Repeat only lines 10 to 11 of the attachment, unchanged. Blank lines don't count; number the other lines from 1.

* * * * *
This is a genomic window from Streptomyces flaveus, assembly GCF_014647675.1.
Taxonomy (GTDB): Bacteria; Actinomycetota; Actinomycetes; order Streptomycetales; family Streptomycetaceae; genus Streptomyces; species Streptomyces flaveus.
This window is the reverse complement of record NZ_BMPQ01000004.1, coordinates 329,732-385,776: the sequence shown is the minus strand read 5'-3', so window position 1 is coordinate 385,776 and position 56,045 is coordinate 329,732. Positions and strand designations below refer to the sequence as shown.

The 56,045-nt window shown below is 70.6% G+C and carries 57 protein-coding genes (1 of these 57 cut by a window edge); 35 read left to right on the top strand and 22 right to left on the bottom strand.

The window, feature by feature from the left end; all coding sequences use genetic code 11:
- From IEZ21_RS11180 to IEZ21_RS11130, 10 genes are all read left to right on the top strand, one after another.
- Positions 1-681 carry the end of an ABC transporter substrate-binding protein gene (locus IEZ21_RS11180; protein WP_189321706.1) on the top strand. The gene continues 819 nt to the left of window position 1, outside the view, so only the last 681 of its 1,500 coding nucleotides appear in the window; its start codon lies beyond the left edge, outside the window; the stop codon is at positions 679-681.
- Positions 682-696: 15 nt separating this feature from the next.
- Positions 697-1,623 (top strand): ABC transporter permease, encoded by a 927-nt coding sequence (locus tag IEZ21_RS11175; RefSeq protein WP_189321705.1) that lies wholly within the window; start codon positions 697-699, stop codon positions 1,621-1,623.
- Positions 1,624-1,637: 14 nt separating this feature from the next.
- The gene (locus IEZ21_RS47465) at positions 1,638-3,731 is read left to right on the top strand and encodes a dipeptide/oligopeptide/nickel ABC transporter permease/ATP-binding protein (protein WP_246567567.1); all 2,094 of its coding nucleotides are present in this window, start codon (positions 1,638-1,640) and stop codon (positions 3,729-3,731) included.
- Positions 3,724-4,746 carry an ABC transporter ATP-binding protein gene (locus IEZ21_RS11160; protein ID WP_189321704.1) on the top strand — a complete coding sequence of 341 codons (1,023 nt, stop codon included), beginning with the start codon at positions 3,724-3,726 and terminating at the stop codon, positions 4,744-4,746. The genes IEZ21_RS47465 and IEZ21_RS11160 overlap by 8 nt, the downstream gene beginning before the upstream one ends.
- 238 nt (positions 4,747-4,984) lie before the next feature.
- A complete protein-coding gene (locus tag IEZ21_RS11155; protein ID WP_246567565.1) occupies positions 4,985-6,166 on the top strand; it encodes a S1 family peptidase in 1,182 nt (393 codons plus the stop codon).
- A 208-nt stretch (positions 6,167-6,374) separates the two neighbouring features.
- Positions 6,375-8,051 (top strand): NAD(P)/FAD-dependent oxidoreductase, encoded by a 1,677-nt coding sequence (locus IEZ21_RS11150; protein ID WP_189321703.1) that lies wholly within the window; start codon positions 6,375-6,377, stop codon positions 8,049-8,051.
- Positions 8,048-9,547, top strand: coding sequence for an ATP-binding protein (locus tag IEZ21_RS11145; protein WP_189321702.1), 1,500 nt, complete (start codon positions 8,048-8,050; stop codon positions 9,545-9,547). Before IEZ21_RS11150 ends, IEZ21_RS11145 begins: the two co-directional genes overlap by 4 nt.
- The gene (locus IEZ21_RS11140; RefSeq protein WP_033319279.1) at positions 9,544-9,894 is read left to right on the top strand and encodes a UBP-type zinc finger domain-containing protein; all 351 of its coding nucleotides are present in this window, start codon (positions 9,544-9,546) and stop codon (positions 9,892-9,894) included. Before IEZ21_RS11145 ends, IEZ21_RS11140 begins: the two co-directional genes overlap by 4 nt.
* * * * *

- Positions 1,624-1,637: 14 nt separating this feature from the next.
- The gene (locus IEZ21_RS47465) at positions 1,638-3,731 is read left to right on the top strand and encodes a dipeptide/oligopeptide/nickel ABC transporter permease/ATP-binding protein (protein WP_246567567.1); all 2,094 of its coding nucleotides are present in this window, start codon (positions 1,638-1,640) and stop codon (positions 3,729-3,731) included.